A Four-Legged Phobia

Nancy Corbett
Written by Nancy Corbett

So there we were, after a five-hour drive across two states, deciding whether or not a dog would be returning home with us. It hadn’t occurred to me that with a pet-less 6-year-old in tow, whose favorite toy was a white fluffy dog with a battery-powered sigh, the chances of leaving without one of man’s best friends was approximately one in six trillion.

As my daughter and my then-significant someone joyfully romped and ran around the grounds with said puppy, I suddenly realized we would be driving home as four, not three. I turned white, maybe even greenish, as it became ever more clear. A new alien being, in the form of an eight-week-old hound dog, was about to invade my space.

The breeder glanced over at me, turned to my significant other, now my husband, and said with some concern: “What’s up with her?”
He chuckled and responded: “Oh, her? She has commitment issues. It took her years just to call me her boyfriend so signing up for a dog is kind of overwhelming. She’ll be fine eventually.”

As we drove away, over hills and along miles of narrow, curvy roads, we soon had to stop the car so our new acquisition could throw up. And like our carsick canine, I too wanted to hurl, not due to the motion of the car, but because I had committed myself to the care of a four-legged creature for the next 10 to 15 years.

Then, before long, we were in the market for yet another dog. It seemed the first dog, a needy little thing, required a companion.

Truth is, I like the idea of a dog or dogs more than I like the reality of them. It’s horrible, I know. But creatures of any kind require a great deal of love and care, sometimes more than I possess. I was fairly decent with my daughter, as far as mom duties go, but she was the exception.
When it came to kid barf, poop, late nights, early mornings, all the extras, I could manage. But when it involves dog barf, shed hair and the like, I freely admit to being a bit challenged.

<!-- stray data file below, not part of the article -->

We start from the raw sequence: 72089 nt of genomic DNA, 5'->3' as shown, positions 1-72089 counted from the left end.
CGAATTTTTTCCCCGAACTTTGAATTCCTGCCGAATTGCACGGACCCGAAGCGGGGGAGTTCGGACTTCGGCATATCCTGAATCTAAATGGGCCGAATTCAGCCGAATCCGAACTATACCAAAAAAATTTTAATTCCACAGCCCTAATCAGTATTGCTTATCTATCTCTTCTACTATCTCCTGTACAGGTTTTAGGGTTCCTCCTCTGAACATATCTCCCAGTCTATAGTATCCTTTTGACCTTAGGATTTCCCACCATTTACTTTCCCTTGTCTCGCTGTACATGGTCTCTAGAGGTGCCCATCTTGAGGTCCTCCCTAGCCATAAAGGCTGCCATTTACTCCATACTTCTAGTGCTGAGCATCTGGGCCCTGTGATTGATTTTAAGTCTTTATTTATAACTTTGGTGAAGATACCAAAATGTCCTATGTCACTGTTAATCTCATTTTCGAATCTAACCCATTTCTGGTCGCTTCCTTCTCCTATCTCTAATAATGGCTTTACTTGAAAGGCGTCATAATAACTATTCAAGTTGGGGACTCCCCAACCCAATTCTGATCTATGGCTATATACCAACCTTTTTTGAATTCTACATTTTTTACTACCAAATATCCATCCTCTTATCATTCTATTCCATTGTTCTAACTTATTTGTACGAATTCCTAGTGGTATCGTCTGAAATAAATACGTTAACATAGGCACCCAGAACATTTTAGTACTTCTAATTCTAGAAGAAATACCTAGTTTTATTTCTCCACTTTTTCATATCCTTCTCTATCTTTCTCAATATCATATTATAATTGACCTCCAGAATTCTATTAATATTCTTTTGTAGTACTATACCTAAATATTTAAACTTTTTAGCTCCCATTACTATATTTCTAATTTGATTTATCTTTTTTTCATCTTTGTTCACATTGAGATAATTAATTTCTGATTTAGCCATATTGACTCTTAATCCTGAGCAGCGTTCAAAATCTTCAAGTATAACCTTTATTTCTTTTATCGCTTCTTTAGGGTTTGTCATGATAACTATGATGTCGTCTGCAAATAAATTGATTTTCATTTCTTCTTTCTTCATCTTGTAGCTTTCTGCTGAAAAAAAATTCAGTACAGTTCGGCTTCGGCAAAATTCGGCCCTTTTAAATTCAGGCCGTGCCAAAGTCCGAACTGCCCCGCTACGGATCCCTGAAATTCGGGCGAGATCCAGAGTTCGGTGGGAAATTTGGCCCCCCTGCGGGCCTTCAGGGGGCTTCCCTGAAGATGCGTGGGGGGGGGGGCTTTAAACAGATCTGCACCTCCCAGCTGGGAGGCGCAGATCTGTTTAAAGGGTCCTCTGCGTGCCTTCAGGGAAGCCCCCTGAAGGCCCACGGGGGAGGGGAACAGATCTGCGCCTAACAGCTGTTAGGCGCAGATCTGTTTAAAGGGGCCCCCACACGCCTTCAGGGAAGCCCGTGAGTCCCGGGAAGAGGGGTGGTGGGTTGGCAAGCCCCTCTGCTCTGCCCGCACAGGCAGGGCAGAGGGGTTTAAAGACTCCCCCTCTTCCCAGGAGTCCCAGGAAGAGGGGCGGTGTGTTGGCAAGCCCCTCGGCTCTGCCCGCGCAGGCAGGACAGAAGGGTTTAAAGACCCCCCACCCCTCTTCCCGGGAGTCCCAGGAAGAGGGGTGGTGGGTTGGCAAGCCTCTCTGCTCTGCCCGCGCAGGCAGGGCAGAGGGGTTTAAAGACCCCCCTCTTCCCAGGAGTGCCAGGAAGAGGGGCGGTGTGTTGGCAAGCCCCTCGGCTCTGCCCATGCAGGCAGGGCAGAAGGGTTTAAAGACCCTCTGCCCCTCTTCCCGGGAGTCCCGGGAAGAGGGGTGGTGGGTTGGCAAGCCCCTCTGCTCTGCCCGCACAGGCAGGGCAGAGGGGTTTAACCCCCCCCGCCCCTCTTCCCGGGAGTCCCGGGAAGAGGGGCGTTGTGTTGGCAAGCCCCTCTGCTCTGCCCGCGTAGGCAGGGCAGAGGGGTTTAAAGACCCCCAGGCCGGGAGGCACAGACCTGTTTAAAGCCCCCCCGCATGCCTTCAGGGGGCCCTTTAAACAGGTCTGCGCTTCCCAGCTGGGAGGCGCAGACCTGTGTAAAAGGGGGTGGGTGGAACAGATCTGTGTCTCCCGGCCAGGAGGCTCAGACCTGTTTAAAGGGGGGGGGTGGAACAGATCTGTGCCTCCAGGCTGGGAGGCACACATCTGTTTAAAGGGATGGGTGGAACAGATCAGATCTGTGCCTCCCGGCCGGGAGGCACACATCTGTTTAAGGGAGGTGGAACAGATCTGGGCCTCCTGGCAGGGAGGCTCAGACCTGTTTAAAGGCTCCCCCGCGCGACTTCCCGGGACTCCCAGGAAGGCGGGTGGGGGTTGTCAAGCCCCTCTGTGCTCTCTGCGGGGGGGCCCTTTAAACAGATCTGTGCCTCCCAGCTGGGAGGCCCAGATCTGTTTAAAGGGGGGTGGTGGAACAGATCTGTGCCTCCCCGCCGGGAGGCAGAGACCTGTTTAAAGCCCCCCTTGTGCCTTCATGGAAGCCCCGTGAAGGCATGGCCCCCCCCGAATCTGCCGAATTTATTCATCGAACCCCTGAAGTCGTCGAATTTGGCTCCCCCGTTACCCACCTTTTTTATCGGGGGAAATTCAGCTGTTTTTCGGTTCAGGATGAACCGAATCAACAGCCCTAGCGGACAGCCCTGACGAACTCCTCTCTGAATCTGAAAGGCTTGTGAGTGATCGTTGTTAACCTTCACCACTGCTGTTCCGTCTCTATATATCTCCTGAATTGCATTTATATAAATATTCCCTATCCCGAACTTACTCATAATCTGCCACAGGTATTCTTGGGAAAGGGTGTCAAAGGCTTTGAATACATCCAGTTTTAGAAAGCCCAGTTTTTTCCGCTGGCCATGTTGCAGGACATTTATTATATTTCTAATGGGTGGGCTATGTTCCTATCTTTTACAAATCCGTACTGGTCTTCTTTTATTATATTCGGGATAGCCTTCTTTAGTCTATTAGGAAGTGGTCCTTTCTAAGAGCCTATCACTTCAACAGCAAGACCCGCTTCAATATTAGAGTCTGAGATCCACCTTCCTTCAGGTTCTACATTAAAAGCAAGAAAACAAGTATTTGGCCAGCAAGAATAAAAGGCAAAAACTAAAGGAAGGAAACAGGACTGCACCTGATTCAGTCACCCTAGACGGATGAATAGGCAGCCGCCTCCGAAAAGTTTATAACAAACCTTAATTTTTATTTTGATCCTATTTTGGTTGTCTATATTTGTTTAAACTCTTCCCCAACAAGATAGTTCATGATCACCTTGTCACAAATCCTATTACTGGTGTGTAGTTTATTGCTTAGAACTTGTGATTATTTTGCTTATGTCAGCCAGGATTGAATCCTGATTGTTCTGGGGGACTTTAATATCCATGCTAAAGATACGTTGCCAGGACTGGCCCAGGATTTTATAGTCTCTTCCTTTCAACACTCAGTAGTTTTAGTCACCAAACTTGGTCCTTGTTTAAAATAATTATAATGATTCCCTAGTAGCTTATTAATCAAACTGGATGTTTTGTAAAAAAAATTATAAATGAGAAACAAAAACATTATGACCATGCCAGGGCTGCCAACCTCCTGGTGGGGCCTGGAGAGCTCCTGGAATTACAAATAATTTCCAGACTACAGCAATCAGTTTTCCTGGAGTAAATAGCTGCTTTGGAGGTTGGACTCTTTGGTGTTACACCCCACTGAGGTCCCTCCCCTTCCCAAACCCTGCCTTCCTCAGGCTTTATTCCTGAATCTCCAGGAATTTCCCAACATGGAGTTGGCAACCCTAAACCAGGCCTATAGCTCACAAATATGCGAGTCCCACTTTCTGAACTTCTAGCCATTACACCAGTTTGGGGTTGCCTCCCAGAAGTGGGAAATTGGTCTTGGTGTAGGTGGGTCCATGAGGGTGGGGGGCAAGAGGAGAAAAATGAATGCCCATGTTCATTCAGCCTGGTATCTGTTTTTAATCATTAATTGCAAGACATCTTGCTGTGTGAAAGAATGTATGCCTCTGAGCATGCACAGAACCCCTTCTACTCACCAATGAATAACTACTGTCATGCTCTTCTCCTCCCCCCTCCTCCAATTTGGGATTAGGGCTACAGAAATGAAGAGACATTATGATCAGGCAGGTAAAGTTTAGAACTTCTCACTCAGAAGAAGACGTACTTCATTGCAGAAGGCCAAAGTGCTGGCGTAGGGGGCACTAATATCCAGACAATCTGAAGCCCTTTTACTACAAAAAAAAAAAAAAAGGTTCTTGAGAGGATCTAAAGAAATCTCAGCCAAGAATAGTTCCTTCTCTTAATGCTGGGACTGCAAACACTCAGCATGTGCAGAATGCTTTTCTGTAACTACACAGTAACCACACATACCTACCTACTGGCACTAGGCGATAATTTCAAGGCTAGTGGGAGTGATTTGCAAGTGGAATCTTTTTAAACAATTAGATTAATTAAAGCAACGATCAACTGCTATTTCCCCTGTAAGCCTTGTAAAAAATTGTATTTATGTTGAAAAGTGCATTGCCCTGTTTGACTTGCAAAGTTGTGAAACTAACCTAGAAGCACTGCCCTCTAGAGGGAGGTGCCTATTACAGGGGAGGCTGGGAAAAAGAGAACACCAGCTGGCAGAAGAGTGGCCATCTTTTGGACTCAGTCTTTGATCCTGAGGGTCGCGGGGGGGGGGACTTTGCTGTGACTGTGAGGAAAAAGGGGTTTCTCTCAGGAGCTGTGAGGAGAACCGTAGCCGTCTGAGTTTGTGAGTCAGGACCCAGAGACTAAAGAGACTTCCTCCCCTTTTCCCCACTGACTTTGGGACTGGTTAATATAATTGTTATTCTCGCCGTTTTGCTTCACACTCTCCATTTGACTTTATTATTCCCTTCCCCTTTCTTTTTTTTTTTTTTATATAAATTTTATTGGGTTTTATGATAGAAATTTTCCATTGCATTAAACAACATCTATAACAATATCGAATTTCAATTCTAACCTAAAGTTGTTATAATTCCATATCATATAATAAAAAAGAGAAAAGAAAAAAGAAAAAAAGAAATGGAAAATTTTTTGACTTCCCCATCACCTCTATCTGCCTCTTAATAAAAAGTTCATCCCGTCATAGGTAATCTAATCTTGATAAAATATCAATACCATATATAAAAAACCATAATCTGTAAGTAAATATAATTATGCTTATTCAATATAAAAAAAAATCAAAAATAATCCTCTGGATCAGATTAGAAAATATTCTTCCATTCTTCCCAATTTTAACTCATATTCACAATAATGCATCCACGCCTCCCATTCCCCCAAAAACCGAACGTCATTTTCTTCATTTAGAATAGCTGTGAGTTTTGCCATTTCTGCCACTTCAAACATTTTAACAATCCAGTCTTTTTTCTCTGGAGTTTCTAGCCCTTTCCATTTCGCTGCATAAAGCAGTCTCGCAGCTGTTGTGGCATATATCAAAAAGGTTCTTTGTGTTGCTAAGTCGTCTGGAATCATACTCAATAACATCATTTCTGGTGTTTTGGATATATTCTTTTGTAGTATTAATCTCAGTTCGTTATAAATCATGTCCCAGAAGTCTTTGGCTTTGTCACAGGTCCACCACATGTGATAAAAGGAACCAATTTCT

Never fear, where I didn’t have it, the other half did. He pulls out all the stops when it comes to the dogs. If we vacation thousands of miles away, he powers up his electronics so he can watch the live-streaming video of the bow-wow camp playground, ensuring our dogs are happy from afar. Me: out of sight, out of mind.

Where regular dry food in the enormous bags at the grocery store seems to suffice for most dog owners, he labors over gourmet fixings – fancy no-grain kibble, pulverized fresh sweet potatoes for fiber, beef tongue and duck gizzards from the Chinese market and cooked pumpkin to ensure efficient bowel activity. Cans of the stuff are stacked along our basement walls for when local stores become pumpkin-depleted due to the onslaught of Halloween, Thanksgiving and Christmas. (Note: we never run out.)

My husband, he is the ultimate dog dad.

And like a parent, he looms, even when they’d prefer he not. Take poop patrol – a skill I lack but one he clearly possesses. Like most dogs, ours have a penchant for cat poop. But left without that delicious delicacy, they’ll settle for their own droppings, baked by the sun to a dry crispy fritter. I’m happy to leave them to their own demise, gluttonously eating as much dung as their little doggie stomachs can consume. I figure, like grass, it must contain some essential nutrients they need. Not dog dad. At the very sight of our dogs crunching on something suspicious, he frantically knocks on windows, crazily runs outside, waving his arms and hollering at them to stop.

As he bags the goodies for disposal, they look over in utter horror, knowing that he has snatched up the last of their afternoon treats.

Today, one dog down, he still obsesses and worries over any ailments, changes in diet or even a sideways glance by the remaining pooch which may or may not mean, “What now?”

As my mother has often said, “When I die, I want to come back as one of his dogs.”
And in fact, I can think of worse fates.

About the author

Nancy Corbett

Nancy Corbett

Nancy, a corporate public relations professional by day, navigates motherhood, some days better than others, under the aging 1930s roof of a teenager, a husband 14 years her senior, two hound dogs and her own midlife perimenopausal madness.

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